As the 1973 defense took the field, Co-Captain Dave Gallagher felt the momentum swing to the white shirts on the other side of the gridiron. He urged his teammates to stand their ground and force a three-and-out.  Don Dufek took his captain’s words to heart as he blitzed from his strong safety position on first down and tackled Butch Woolfolk at the goal line for a two-yard loss. Runs by Stan Edwards and Lawrence Ricks moved the ball out to the 8-yard line, giving the ’80 offense some breathing room to punt.

With freshman punter Don Bracken set to kick from his own end zone, the ’73 Wolverines called for a punt block. Bracken’s quick step and a half delivery beat the charging ’73 defenders as he boomed a high spiral that landed just in front of return man Dave Brown. As he was about to corral the punt, the pigskin bounced over Brown’s head and rolled toward the ’73 end zone. By the time Brown picked up the ball at his own 15-yard line, he was greeted by a sea of white jerseys and was downed on the spot.   Bracken’s 76-yard rifle-shot had flipped the field and the momentum changed once again.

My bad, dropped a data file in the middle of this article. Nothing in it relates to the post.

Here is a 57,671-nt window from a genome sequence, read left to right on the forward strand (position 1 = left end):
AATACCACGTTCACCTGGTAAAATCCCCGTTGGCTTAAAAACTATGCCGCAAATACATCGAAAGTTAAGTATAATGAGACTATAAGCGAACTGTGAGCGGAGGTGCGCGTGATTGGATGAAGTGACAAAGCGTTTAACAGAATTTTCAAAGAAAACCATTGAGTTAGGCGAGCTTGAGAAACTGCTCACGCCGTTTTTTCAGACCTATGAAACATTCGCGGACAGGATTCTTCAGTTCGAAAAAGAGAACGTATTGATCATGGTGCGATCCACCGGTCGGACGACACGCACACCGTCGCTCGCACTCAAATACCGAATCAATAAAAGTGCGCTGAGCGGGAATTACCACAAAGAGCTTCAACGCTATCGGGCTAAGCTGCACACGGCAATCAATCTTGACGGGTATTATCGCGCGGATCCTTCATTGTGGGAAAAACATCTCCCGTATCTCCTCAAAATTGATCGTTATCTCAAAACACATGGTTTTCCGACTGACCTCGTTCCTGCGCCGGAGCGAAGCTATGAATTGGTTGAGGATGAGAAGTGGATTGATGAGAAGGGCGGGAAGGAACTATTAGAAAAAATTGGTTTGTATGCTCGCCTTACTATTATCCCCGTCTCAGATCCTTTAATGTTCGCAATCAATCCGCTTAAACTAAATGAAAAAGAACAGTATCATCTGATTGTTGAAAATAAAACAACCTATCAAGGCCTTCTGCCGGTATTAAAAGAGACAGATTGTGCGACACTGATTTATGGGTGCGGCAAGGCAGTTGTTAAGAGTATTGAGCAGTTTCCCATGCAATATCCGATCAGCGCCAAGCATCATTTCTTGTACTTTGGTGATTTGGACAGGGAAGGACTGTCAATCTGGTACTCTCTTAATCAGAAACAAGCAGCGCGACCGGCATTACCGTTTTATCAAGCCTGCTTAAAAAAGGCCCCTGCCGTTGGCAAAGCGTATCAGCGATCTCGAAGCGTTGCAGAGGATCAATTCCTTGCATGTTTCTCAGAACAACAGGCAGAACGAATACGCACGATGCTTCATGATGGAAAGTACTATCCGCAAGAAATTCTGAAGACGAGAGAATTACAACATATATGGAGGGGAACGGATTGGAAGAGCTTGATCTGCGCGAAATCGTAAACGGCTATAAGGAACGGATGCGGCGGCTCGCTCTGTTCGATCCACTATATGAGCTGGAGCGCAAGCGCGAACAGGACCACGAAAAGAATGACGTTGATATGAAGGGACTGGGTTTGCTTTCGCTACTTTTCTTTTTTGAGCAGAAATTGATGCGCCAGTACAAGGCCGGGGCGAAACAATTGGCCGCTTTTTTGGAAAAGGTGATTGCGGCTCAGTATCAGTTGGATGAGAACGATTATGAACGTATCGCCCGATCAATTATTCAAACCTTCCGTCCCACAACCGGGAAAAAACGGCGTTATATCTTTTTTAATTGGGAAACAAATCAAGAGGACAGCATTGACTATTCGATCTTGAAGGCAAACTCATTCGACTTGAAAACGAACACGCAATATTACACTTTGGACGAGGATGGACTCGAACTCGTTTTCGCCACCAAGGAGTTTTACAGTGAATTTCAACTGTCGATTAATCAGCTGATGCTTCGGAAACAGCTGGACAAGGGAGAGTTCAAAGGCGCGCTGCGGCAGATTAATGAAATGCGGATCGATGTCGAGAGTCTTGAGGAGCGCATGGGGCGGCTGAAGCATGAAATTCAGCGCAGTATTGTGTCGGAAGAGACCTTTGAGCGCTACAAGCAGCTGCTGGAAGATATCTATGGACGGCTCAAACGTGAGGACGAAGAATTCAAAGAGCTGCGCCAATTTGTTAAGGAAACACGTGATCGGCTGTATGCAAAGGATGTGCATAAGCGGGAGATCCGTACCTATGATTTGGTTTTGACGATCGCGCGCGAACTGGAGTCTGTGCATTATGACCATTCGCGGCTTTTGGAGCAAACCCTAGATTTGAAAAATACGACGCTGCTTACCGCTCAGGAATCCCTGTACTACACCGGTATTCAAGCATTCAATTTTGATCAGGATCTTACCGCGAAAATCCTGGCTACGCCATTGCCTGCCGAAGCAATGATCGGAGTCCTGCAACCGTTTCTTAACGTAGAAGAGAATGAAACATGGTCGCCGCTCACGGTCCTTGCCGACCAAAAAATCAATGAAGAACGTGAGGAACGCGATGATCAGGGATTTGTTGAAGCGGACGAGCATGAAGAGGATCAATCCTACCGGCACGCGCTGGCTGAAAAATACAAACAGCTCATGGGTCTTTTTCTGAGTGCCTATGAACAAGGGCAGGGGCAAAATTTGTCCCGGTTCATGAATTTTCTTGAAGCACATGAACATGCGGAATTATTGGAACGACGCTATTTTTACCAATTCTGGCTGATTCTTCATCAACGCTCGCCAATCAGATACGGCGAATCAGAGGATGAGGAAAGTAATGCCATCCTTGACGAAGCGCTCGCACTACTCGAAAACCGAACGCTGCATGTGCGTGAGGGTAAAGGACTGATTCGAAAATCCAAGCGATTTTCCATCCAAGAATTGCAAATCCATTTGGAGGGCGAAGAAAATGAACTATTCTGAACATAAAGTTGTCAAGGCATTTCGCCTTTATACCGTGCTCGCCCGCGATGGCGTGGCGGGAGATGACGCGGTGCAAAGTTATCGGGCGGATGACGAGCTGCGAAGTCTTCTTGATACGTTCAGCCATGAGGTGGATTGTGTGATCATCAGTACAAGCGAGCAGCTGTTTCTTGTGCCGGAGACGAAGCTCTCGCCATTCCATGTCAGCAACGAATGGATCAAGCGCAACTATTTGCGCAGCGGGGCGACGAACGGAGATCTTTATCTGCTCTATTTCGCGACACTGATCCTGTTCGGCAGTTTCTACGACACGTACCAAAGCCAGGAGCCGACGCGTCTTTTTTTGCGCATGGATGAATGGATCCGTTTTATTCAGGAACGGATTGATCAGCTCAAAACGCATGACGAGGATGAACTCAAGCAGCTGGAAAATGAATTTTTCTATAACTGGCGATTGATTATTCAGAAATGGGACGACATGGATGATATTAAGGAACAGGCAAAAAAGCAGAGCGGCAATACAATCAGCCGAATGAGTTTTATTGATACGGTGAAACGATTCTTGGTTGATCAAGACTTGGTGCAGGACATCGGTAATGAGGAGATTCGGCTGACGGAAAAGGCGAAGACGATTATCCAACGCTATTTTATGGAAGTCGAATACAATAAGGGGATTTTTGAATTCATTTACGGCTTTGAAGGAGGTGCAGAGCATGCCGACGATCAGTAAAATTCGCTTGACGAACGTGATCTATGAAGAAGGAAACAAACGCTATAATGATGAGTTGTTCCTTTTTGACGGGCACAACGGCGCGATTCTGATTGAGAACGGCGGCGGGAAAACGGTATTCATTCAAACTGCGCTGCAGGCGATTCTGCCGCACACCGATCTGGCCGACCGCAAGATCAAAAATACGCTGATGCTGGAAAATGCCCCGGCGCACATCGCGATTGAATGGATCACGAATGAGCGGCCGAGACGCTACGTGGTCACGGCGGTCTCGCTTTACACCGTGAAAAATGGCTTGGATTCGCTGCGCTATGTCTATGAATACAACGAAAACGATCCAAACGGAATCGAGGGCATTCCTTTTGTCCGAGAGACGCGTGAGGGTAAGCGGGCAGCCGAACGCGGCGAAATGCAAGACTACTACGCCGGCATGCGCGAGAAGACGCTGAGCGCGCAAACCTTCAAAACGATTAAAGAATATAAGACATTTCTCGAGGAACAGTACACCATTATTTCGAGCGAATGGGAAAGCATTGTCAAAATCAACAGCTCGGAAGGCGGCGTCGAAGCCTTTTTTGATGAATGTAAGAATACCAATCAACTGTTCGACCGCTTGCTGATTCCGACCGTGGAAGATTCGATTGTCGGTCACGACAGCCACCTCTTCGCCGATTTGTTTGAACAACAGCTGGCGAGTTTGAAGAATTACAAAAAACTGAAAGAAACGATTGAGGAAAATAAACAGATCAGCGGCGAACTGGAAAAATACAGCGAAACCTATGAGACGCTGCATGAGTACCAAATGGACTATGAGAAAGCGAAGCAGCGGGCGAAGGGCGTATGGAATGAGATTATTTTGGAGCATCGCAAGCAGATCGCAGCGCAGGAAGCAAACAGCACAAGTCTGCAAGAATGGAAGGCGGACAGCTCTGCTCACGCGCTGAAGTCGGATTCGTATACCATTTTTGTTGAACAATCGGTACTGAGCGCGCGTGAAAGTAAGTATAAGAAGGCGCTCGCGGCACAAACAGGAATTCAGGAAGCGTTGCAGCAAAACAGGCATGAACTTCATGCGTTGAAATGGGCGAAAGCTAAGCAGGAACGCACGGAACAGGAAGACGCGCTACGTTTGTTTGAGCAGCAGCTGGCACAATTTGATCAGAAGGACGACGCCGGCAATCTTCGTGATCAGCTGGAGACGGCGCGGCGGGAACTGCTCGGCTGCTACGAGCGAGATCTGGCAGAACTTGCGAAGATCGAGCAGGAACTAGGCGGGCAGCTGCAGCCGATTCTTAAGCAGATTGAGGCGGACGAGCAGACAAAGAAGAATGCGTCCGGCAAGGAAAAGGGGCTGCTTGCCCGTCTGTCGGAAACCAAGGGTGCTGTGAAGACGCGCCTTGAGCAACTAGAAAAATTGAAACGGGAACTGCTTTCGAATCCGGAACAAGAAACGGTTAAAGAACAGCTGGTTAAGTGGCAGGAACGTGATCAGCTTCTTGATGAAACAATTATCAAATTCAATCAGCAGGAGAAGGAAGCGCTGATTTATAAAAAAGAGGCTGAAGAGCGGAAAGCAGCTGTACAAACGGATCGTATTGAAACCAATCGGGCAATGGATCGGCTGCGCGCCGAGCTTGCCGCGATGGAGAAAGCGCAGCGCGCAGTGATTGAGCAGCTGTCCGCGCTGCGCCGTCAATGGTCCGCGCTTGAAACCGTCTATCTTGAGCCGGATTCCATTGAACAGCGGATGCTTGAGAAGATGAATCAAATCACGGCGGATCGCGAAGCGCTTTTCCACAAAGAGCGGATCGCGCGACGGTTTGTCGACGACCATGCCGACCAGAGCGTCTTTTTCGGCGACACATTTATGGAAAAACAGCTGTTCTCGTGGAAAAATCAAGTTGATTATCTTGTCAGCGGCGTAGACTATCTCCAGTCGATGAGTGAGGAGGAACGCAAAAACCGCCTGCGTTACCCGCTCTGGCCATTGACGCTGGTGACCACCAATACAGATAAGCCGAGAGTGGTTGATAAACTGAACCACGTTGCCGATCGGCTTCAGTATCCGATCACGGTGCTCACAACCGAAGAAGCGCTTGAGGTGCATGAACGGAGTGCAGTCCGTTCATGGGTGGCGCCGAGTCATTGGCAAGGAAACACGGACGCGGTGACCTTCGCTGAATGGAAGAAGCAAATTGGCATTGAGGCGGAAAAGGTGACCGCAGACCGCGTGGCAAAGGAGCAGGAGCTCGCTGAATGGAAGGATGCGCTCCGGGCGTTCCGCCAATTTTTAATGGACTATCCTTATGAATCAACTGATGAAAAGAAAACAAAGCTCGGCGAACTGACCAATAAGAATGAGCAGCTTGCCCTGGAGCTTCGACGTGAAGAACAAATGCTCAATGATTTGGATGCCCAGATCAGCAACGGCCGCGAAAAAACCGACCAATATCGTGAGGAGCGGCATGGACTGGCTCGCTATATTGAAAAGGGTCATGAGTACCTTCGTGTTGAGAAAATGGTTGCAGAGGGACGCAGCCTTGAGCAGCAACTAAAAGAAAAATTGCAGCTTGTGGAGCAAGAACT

The teams exchanged punts on the next two possessions and as the defenses continued to dominate, the first quarter ended with the score tied, 0-0.

To start the second quarter, Wangler completed consecutive passes to tight ends Norm Betts and Craig Dunaway.  Looking to put the first points of the game on the scoreboard, Wangler threw deep looking for Anthony Carter, but Brown got his fingertips on the pass just enough to deflect it past the spindly-legged receiver.  While Brown let Carter know that he was going to be around all game, AC, still looking for his first reception of the contest, reminded the Brown that #1 was not just a receiver…and the ’73 defensive back would find out the hard way on the very next play.

Realizing the 1980 offense needed a jump start, a flanker reverse was called and finally Carter got his hands on the ball. With nothing but green grass and offensive linemen in front of him, the “Human Torpedo” weaved his way through the 1973 defense for a 54-yard touchdown run.  A miscommunication on the ensuing point after try resulted in the snap hitting holder Rich Hewlett in the facemask. The ball was picked up by Haji-Shiekh but he was swarmed over by the ’73 defense and with just over two minutes to play in the half, the 1980 U-M squad was up, 6-0.